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Australia creates largest area of marine reserves

Associated Press Modified: June 14, 2012 at 6:00 am •  Published: June 13, 2012

CANBERRA, Australia (AP) — Australia has created the world's largest network of marine reserves and will restrict fishing as well as oil and gas exploration in a major step to safeguard the environment and access to food.

With the expansion announced Thursday, Australia will protect 3.1 million square kilometers (1.2 million square miles) of ocean. The reserves will encompass a third of the island continent's territorial waters, which sustain more than 4,000 species of fish.

Australia is surrounded by the world's third-largest ocean territory, which provides important habitat to threatened species of whales, sharks and turtles as well as spectacular corals.

Previously only 800,000 square kilometers (310,000 square miles) of Australian waters were protected. According to the Protect Planet Ocean website, only 2.85 million square kilometers (1.1 million square miles) of oceans worldwide were within marine protection areas before.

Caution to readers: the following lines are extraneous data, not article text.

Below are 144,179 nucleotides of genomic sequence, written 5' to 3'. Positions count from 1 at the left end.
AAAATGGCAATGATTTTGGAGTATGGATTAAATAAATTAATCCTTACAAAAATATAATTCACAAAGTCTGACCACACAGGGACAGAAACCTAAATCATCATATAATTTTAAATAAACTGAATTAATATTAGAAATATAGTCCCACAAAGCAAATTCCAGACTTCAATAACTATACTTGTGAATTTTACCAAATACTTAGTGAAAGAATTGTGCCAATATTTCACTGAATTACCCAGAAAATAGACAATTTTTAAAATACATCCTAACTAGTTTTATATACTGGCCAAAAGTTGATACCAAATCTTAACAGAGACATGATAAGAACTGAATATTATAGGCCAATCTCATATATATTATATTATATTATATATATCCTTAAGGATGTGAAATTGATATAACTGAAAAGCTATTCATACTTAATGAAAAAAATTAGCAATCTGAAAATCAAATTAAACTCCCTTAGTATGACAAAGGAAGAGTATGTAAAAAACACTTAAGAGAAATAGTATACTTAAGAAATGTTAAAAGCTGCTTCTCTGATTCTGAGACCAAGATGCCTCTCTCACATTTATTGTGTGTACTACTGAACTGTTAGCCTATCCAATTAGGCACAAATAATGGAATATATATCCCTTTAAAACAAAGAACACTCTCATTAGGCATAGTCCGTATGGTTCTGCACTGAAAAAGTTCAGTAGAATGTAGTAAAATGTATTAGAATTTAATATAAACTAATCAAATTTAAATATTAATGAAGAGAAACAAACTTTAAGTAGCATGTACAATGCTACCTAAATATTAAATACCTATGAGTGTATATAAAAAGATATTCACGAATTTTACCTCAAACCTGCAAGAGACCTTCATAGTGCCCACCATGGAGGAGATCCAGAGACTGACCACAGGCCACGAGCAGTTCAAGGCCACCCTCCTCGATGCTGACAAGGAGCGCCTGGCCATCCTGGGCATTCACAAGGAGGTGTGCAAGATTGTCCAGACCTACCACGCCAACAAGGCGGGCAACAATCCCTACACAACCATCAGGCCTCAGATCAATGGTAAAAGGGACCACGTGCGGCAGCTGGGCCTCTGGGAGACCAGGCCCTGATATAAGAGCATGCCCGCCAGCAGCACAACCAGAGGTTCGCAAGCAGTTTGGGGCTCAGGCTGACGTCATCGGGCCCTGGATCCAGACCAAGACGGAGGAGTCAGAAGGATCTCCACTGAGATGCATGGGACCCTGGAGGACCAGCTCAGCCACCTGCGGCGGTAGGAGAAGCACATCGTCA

Environmental group WWF welcomed the 2.3 million-square-kilometer expansion as a "major advance in marine conservation" that hopefully will inspire other countries at the United Nations' Rio+20 conference on sustainable development, which is under way in Rio de Janeiro.

Environment Minister Tony Burke said the government expects to pay an estimated 100 million Australian dollars ($100 million) to compensate the fishing industry for new restrictions that will take effect late this year, with only a minor impact on most types of fishing.

While the public will be invited to lodge complaints before the sanctuaries are enshrined in law, the center-left government faces no hurdles in imposing the new restrictions under existing environmental laws.

But the conservative opposition has vowed to review the boundaries if it wins government at elections next year — an outcome that opinion polls agree is likely.

"I am instinctively against anything that damages the rights of recreational fishing ... and anything that will further damage the commercial fishing industry and tourism industry," opposition leader Tony Abbott said.

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